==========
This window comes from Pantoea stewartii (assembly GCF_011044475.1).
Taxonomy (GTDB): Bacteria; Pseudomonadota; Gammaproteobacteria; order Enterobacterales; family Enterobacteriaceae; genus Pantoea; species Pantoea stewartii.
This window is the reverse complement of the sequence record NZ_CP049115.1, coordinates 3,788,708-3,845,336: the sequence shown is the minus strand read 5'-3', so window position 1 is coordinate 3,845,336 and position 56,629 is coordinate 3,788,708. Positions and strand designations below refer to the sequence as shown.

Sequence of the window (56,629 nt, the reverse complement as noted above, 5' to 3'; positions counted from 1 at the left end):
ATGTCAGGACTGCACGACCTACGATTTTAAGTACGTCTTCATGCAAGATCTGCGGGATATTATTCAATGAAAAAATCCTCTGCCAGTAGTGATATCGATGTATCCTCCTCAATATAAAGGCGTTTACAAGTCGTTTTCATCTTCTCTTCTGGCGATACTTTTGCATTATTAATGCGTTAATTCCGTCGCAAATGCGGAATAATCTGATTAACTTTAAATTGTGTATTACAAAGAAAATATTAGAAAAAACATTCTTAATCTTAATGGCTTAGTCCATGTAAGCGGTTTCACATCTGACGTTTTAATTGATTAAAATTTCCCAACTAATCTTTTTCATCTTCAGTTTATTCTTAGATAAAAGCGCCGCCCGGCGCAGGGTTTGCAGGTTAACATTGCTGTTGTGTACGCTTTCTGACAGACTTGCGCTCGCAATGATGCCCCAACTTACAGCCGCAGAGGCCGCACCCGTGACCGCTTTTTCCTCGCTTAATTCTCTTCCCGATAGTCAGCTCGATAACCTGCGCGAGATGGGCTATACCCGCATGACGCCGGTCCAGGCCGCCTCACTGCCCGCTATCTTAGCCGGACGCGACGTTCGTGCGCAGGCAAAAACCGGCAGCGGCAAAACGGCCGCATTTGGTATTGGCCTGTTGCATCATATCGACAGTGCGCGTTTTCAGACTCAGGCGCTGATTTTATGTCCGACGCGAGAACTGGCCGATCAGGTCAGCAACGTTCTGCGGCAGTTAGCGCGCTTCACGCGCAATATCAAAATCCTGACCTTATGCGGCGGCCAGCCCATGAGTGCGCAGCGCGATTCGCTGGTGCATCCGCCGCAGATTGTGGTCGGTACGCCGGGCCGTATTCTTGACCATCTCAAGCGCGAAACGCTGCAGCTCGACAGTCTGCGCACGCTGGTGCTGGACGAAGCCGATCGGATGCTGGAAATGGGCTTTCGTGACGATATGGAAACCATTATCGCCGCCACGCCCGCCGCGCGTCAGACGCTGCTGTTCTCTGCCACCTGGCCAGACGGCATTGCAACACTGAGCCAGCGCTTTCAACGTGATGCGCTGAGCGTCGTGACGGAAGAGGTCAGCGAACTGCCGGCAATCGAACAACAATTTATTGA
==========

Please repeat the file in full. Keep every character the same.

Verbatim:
This window comes from Pantoea stewartii (assembly GCF_011044475.1).
Taxonomy (GTDB): Bacteria; Pseudomonadota; Gammaproteobacteria; order Enterobacterales; family Enterobacteriaceae; genus Pantoea; species Pantoea stewartii.
This window is the reverse complement of the sequence record NZ_CP049115.1, coordinates 3,788,708-3,845,336: the sequence shown is the minus strand read 5'-3', so window position 1 is coordinate 3,845,336 and position 56,629 is coordinate 3,788,708. Positions and strand designations below refer to the sequence as shown.

Sequence of the window (56,629 nt, the reverse complement as noted above, 5' to 3'; positions counted from 1 at the left end):
ATGTCAGGACTGCACGACCTACGATTTTAAGTACGTCTTCATGCAAGATCTGCGGGATATTATTCAATGAAAAAATCCTCTGCCAGTAGTGATATCGATGTATCCTCCTCAATATAAAGGCGTTTACAAGTCGTTTTCATCTTCTCTTCTGGCGATACTTTTGCATTATTAATGCGTTAATTCCGTCGCAAATGCGGAATAATCTGATTAACTTTAAATTGTGTATTACAAAGAAAATATTAGAAAAAACATTCTTAATCTTAATGGCTTAGTCCATGTAAGCGGTTTCACATCTGACGTTTTAATTGATTAAAATTTCCCAACTAATCTTTTTCATCTTCAGTTTATTCTTAGATAAAAGCGCCGCCCGGCGCAGGGTTTGCAGGTTAACATTGCTGTTGTGTACGCTTTCTGACAGACTTGCGCTCGCAATGATGCCCCAACTTACAGCCGCAGAGGCCGCACCCGTGACCGCTTTTTCCTCGCTTAATTCTCTTCCCGATAGTCAGCTCGATAACCTGCGCGAGATGGGCTATACCCGCATGACGCCGGTCCAGGCCGCCTCACTGCCCGCTATCTTAGCCGGACGCGACGTTCGTGCGCAGGCAAAAACCGGCAGCGGCAAAACGGCCGCATTTGGTATTGGCCTGTTGCATCATATCGACAGTGCGCGTTTTCAGACTCAGGCGCTGATTTTATGTCCGACGCGAGAACTGGCCGATCAGGTCAGCAACGTTCTGCGGCAGTTAGCGCGCTTCACGCGCAATATCAAAATCCTGACCTTATGCGGCGGCCAGCCCATGAGTGCGCAGCGCGATTCGCTGGTGCATCCGCCGCAGATTGTGGTCGGTACGCCGGGCCGTATTCTTGACCATCTCAAGCGCGAAACGCTGCAGCTCGACAGTCTGCGCACGCTGGTGCTGGACGAAGCCGATCGGATGCTGGAAATGGGCTTTCGTGACGATATGGAAACCATTATCGCCGCCACGCCCGCCGCGCGTCAGACGCTGCTGTTCTCTGCCACCTGGCCAGACGGCATTGCAACACTGAGCCAGCGCTTTCAACGTGATGCGCTGAGCGTCGTGACGGAAGAGGTCAGCGAACTGCCGGCAATCGAACAACAATTTATTGA